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The R.A.G (Redshift Analyst Guide): Troubleshooting process

ronsoak profile image ronsoak ・3 min read

The R.A.G (Redshift Analyst Guide) (8 Part Series)

1) The R.A.G (Redshift Analyst Guide): What is Redshift? 2) The R.A.G (Redshift Analyst Guide): How does it work? 3 ... 6 3) The R.A.G (Redshift Analyst Guide): Distribution 4) The R.A.G (Redshift Analyst Guide): Sorting & Zone Maps 5) The R.A.G (Redshift Analyst Guide): Data Types and Compression 6) The R.A.G (Redshift Analyst Guide): Understanding the Query Plan (Explain) 7) The R.A.G (Redshift Analyst Guide): Things to avoid / Best Practice 8) The R.A.G (Redshift Analyst Guide): Troubleshooting process

Welcome to the R.A.G, a guide about Amazon's Redshift Database written for the Analyst's out there in the world who use it.


Previously on the R.A.G....


Stress
Are results slow?

Is WLM killing your query?

Do tables seem to not play ball?

There is a LOT to consider when trying to solve the above.

Here's the process for you to work through:

✅ Check the Explain Plan.

Plan
Do this for a single query at a time, not your whole script. But start by getting Redshift to tell you how it's going to execute your query. Make sure to look for actions with high costs, sequential scans or nested loops. If you can avoid them, or break your query into smaller tasks this will help you a lot.

✅ Understand the Distribution and Sorting of the tables you are dealing with

Understand
Whether the tables you are dealing with are built by you or someone else, their configuration could be working against you.

Run the below query and make note of:

  • distyle_and_key: How is the table distributed across nodes?
  • row_skew_ratio: This is the effectiveness of the dist key, the closer to 1 the better.
  • first_sortkey: How is it sorted on the node?
  • no_sort_keys: How many sort keys?
  • sortkey_skew_ratio: This is the effectiveness of the sort key, the closer to 1 the better.
  • percent_unsorted: How long has this table been since vacuum
  • stats_needed: If yes, the table needs 'analyst statistics' before the leader node knows how to handle it properly.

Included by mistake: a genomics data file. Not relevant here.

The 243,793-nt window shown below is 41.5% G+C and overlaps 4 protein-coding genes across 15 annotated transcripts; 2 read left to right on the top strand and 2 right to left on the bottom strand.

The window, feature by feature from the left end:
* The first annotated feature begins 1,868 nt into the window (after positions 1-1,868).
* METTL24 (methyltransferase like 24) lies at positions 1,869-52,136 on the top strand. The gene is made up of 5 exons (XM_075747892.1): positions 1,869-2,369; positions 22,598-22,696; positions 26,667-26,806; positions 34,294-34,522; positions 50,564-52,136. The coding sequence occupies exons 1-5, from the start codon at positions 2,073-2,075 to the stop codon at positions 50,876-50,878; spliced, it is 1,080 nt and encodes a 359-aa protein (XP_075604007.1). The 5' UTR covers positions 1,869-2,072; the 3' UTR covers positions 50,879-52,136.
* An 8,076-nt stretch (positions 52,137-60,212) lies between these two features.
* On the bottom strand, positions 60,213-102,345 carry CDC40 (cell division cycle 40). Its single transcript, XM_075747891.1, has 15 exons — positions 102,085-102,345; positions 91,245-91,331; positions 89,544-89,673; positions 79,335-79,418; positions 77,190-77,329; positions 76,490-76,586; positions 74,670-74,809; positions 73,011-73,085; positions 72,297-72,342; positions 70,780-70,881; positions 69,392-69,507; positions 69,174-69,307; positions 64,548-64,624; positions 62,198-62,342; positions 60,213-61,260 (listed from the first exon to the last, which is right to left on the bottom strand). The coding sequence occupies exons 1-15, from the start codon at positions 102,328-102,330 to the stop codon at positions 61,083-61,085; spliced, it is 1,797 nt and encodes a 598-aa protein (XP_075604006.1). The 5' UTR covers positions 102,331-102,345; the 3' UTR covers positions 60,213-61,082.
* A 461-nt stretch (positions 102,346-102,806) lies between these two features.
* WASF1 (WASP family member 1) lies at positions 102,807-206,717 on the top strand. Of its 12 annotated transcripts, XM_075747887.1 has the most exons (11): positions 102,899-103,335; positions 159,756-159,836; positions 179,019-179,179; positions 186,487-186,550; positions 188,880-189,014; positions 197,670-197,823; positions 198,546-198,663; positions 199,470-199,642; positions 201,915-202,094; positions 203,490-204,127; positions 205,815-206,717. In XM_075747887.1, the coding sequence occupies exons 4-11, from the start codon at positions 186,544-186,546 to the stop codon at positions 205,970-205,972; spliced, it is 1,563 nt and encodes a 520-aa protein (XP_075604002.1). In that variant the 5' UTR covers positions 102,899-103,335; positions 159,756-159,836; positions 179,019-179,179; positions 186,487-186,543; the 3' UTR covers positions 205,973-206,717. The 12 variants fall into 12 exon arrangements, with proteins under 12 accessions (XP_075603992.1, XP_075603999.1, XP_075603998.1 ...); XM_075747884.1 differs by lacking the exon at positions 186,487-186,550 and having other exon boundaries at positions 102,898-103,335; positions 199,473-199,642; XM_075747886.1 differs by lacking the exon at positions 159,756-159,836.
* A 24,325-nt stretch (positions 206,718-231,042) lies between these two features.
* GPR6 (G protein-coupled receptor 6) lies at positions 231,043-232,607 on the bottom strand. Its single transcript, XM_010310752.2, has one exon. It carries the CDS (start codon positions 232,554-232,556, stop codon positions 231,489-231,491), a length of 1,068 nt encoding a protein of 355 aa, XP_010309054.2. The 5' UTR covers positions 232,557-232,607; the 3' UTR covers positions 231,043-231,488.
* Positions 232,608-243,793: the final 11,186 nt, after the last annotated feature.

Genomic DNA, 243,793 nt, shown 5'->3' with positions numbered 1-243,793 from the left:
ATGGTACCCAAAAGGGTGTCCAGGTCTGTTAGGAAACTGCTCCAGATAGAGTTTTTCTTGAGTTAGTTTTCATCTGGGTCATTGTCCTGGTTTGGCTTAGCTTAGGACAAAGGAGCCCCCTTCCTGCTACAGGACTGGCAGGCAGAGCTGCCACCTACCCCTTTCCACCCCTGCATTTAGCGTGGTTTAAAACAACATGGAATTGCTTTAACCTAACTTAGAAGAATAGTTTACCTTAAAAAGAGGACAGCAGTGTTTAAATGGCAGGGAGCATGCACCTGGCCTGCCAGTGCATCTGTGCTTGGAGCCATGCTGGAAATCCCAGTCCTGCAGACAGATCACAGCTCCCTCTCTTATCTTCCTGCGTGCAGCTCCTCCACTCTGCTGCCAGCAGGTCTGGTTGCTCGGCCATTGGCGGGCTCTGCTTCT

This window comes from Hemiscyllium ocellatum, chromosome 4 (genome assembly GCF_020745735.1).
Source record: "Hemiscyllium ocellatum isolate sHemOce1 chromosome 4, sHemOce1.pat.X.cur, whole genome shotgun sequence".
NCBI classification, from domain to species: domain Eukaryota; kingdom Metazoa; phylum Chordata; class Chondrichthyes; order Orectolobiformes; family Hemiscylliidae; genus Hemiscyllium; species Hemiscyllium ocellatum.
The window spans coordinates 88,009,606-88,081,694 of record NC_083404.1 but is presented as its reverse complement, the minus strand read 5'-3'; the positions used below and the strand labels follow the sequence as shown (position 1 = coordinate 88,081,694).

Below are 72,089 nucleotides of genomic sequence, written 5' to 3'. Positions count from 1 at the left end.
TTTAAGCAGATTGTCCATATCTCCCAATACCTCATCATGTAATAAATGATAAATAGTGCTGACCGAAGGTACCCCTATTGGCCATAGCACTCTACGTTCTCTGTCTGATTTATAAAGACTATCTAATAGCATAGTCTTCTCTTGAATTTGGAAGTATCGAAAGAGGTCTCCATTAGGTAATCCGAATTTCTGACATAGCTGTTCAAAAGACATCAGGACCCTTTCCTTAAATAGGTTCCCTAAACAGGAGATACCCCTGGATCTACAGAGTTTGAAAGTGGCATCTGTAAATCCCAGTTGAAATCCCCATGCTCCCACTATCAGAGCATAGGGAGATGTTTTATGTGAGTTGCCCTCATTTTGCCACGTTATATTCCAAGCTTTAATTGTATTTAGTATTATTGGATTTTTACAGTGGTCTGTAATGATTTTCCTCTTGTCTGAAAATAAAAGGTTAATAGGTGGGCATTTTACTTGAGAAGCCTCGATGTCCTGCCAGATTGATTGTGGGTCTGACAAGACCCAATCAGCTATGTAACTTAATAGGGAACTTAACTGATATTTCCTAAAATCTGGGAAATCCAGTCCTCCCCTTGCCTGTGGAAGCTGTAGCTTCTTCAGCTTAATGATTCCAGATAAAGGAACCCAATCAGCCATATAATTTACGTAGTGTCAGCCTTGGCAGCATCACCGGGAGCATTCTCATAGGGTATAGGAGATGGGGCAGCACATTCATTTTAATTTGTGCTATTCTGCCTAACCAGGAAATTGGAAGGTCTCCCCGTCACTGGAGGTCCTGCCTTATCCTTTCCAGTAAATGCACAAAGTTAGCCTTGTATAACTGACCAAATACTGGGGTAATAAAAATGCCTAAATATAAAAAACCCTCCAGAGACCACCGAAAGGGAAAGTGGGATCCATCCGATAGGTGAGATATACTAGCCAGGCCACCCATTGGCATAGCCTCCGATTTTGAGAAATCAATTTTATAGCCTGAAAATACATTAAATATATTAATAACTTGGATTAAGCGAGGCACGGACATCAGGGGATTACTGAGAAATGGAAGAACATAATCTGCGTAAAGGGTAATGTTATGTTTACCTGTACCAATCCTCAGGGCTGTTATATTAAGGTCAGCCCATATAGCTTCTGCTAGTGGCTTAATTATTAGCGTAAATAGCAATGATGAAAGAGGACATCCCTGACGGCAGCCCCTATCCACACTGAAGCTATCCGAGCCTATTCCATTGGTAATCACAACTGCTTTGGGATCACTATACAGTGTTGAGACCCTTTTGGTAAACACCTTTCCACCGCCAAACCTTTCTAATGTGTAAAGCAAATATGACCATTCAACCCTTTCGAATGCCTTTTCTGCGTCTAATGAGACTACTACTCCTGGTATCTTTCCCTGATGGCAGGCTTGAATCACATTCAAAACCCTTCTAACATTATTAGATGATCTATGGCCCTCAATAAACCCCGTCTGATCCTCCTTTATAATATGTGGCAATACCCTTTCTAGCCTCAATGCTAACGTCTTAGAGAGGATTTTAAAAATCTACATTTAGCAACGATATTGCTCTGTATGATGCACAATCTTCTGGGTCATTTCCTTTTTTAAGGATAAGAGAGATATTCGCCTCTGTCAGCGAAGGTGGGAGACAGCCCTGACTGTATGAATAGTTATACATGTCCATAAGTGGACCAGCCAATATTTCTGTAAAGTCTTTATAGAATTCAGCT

select  i.schema        as schema_location, 
        i.table         as table_name,
        i.encoded       as are_columns_encoded, 
        i.diststyle     as distyle_and_key,
        i.sortkey1      as first_sortkey,
        i.sortkey1_enc  as sortkey_compression,
        i.sortkey_num   as no_sort_keys,
        i.skew_sortkey1 as sortkey_skew_ratio,
        i.size          as size_in_blocks_mb,
        i.tbl_rows      as total_rows,
        i.skew_rows     as row_skew_ratio,
        i.pct_used      as percent_space_used,
        i.unsorted      as percent_unsorted,
        i.stats_off     as stats_needed
from    svv_table_info i
where   i.table = 'table_name'
limit   50

✅ Run your query - read the error logs

Error
If you can run your query and its not being killed by the WLM or crashing, then check the Redshift error logs on how to make it run faster.

The table contains an EVENT and a SOLUTION table, this may provide some key information on how to make your query run faster.

select      l.event,
            l.solution,
            q.querytxt

from        stl_alert_event_log l

join        stl_query q
on          q.query = l.query

where       l.userid in (select usesysid from pg_user where usename ilike '%name%') --change to your name

order by    l.event_time desc

limit       10

✅ Are you fighting for resources?

Fighting
In some scenarios your query may be slow because of lack of resources, or you had to wait until a slot opened up. Run the below query to see how your queries are being handled.

select      c.name as process_queue,
            w.slot_count,
            datediff(seconds,w.queue_start_time,w.queue_end_time) as q_wait_time_seconds,
            w.exec_start_time,
            w.exec_end_time,
            datediff(seconds,w.exec_start_time,w.exec_end_time) as exec_time_seconds,
            w.final_state,
            w.est_peak_mem,
            q.querytxt
from        stl_wlm_query w
join        stv_wlm_service_class_config c
on          c.service_class = w.service_class
join        stl_query q
on          q.query = w.query
where       w.userid in (select usesysid from pg_user where usename ilike '%user%') --change to your name
order  by   w.xid desc;

✅ Understand best practice

Best practice


header image drawn by me


Who am I?

You should read....

The R.A.G (Redshift Analyst Guide) (8 Part Series)

1) The R.A.G (Redshift Analyst Guide): What is Redshift? 2) The R.A.G (Redshift Analyst Guide): How does it work? 3 ... 6 3) The R.A.G (Redshift Analyst Guide): Distribution 4) The R.A.G (Redshift Analyst Guide): Sorting & Zone Maps 5) The R.A.G (Redshift Analyst Guide): Data Types and Compression 6) The R.A.G (Redshift Analyst Guide): Understanding the Query Plan (Explain) 7) The R.A.G (Redshift Analyst Guide): Things to avoid / Best Practice 8) The R.A.G (Redshift Analyst Guide): Troubleshooting process

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ronsoak profile

ronsoak

@ronsoak

Data Analysis Team Lead at Xero in Wellington NZ. Dev tag moderator and passionate about space! All views expressed here are my own.

Discussion

markdown guide
 

The best guide to optimize your redshift queries.

Thank you!!!

 
 

I came for the advice, I stayed for gifs. A+ article.